Motorcycle Hand Signals Riders Should Know | Agawam, MA | V&F Auto

The Top Motorcycle Hand Signals You Need to Know

Motorcycle Hand Signals and How to Use Them

Motorcycle Hand Signals 101

If you plan on performing any kind of motorcycle riding, you'll need to know how to use the proper hand signals before jumping on the road, as these are critical in assisting riders to communicate with one another while riding. Even if you don't plan on leading a ride anytime soon, you may need to learn the hand signals used by the group leader, especially if you or another member of the group is riding without a motorbike communication system.

Below, we will take a look at some of the most common hand signals used among motorcycle riders to educate you on what to expect while riding your motorcycle. If you live in the Agawam, Massachusetts, area and are in dire need of certified motorcycle repair, come visit the experts at V&F Auto Inc. today.

Nine Motorcycle Hand Signals You Should Know

Here are nine motorcycle hand signals you need to know before hitting the road:

Left Turn

This is one of the most basic motorbike signals to learn, and it's a fantastic place to start. This hand signal can be used to direct the group if you're leading, or it can signify that you're breaking away if you're following. Simply stretch your left arm straight out from your body with the palm facing down to signify a left turn.

Right Turn

This hand signal can either direct other riders or notify them of the fact that you're breaking off. Since motorcyclists control their speed with their right hand's throttle, thus they can't easily extend their right arm to signal, or they'll slow down, extend your left arm, bend your elbow upward at a 90-degree angle, and make a clenched fist with your left hand to signal a right turn.

Speed UpWhen riding a motorcycle, you should aim to travel somewhat quicker than the traffic around you. For less-experienced groups, this can be an issue; thus, a more experienced group leader should use the "speed up" signal to instruct the group to match the leader's speed. This signal is executed by extending your arm out with your palm up and then swinging it upwards.

Slow Down

Because braking on a motorcycle does not engage the brake light, it's essential to explain when you're utilizing engine braking to slow your bike rather than tapping the brakes. Extend your arm, palm down, as if marking a left turn, and then swing your arm down repeatedly to suggest to other riders they should begin slowing down. It's a good idea to signal everyone to slow down before you reach a corner that isn't marked, but you know it might be a hairpin turn that everyone is going too fast for.


The "stop" signal entails a little uncomfortable action, but it's not too difficult to master. With your palm open and fingers pointing toward the ground, extend your left arm at a right angle to your body. If you're riding with a large group, other riders should repeat the signal until everyone is aware of the impending stop.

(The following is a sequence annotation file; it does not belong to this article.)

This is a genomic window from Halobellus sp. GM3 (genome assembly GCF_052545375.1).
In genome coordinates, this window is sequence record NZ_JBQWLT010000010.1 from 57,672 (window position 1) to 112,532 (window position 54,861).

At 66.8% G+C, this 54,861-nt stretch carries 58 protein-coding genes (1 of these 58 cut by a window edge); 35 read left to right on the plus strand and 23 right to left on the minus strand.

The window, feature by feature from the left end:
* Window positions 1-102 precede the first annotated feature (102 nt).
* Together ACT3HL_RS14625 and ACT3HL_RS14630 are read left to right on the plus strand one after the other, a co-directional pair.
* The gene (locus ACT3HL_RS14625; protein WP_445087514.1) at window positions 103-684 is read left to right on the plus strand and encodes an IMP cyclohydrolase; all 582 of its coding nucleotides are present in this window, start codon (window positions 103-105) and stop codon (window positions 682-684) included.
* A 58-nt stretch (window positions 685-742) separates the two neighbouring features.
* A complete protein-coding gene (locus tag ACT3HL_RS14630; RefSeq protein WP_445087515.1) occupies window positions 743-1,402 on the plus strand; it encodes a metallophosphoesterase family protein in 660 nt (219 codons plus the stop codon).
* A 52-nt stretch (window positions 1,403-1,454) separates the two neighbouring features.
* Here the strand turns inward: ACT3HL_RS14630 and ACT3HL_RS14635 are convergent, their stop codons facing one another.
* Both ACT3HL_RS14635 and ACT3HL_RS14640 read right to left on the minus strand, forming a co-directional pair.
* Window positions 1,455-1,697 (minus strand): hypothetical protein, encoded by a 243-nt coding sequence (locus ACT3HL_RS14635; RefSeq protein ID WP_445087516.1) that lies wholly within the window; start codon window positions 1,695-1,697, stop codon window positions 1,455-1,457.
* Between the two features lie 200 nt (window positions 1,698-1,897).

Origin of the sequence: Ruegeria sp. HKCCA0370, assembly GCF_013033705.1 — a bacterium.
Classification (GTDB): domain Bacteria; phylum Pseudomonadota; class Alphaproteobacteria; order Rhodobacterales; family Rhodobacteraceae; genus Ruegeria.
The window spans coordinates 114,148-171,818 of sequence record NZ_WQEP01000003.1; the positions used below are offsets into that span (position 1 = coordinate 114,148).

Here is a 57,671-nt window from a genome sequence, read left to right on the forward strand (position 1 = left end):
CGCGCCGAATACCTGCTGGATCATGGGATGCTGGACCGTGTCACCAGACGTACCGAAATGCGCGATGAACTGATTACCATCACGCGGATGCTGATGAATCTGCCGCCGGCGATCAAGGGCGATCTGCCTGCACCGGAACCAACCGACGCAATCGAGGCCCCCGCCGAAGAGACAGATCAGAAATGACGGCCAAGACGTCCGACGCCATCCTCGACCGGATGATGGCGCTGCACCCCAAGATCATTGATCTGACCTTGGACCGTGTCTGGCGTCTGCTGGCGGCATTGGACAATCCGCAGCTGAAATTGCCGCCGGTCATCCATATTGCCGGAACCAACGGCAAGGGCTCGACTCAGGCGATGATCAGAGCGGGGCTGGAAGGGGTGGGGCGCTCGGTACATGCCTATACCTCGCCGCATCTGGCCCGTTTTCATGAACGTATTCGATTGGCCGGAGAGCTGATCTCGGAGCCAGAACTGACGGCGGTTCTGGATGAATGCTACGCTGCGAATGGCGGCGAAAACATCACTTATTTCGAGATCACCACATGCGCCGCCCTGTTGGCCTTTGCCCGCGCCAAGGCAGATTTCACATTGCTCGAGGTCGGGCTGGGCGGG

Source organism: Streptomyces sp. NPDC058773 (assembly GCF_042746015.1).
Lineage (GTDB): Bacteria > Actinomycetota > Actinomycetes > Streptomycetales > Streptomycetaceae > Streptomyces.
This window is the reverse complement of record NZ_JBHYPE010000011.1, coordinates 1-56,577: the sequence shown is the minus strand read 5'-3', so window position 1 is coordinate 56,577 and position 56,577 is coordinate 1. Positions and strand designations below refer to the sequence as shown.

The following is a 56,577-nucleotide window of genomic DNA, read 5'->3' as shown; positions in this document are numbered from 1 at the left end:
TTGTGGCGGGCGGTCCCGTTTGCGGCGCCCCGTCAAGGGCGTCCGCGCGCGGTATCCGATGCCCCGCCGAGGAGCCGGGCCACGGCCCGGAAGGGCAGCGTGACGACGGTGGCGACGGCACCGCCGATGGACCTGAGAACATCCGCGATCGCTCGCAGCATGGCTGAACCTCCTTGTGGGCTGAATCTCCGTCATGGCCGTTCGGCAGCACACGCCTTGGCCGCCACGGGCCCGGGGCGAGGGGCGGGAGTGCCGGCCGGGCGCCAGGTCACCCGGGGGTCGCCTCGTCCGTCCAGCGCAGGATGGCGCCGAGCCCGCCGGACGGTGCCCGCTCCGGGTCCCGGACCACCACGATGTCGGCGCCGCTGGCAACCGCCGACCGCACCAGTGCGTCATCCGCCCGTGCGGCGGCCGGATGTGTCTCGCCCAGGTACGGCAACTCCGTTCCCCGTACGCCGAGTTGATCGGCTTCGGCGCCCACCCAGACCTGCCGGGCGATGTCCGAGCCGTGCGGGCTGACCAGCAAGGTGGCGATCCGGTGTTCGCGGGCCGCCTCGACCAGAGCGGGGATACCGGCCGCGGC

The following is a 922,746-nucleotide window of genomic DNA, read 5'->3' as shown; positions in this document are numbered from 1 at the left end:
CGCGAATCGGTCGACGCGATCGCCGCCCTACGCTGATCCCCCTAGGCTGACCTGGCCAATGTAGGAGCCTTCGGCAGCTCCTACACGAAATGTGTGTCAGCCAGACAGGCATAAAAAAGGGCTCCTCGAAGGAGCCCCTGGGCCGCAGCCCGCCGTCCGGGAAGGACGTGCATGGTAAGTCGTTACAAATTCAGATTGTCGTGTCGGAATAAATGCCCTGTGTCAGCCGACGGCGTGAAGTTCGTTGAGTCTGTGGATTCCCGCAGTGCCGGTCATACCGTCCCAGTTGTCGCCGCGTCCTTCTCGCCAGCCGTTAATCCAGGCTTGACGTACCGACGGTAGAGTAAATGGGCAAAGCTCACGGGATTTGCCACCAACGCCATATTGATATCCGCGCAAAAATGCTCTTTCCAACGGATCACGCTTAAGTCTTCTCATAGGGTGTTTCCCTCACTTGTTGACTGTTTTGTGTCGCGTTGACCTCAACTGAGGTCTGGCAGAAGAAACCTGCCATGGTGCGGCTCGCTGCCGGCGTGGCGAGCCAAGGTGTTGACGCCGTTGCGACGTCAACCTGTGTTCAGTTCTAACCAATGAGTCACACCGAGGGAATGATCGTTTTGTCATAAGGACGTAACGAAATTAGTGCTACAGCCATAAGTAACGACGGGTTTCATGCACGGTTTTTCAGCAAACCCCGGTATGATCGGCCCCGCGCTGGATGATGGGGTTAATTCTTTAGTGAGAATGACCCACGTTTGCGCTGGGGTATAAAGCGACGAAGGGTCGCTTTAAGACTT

Roadway Hazard

If you're leading a group ride or have other riders following you, it's a good idea to point out road dangers as you pass them. This could be roadkill, big potholes, oil pools, or a gravel patch in a curve. Depending on whether the hazard is to the left or right of the signaler, there are two ways to signal a roadway hazard. To indicate a roadway hazard, point diagonally at the ground with your left arm to indicate a roadway hazard on the left, or stick out your right leg from your bike to signal a roadway hazard on the right.

Follow Me

This hand signal is used to introduce a new group leader, who is often self-appointed. It can also be used to divide a huge group into smaller groups. You can also use this signal to split a larger group into smaller ones, but make sure you figure out which group members should follow which leader ahead of time. Extend your arm forward at the shoulder, palm facing outward, to signal other riders to follow you.

Comfort/Refreshment Stop

This hand signal is used when you need to take a break to stretch your legs or indicate whether you'll be stopping at a nearby gas station or a restaurant. For this signal, extend your left hand and shake your fist up and down and make a thumbs-up sign with your left hand and place your thumb on the visor of your helmet.

Pull Off

This signal indicates a potentially dangerous problem that requires you to pull over to the side of the road as soon as possible. Swing your finger in an arc above your head to the right after pointing up and to the left. This signal should only be used for circumstances that require immediate attention.

Although most motorcyclists learn motorcycle hand gestures as part of their motorcycle license exams, they are frequently forgotten and rarely used when they are needed. If you’re getting ready to hit the road on your motorcycle, be sure to brush up on your hand signals so you know how to communicate with other riders you might come across.

If you own a motorcycle or are a motorcycle enthusiast, you understand the value of routine motorcycle repair. At V&F Auto Inc., we understand this, too, which is why our team of certified motorcycle repair experts is ready to inspect your motorcycle and identify any potential problems with your ride with certified maintenance services.

Give us a call or come see us today, conveniently located in Agawam, Massachusetts, for motorcycle repair services you can trust.

Written by Nicole Palange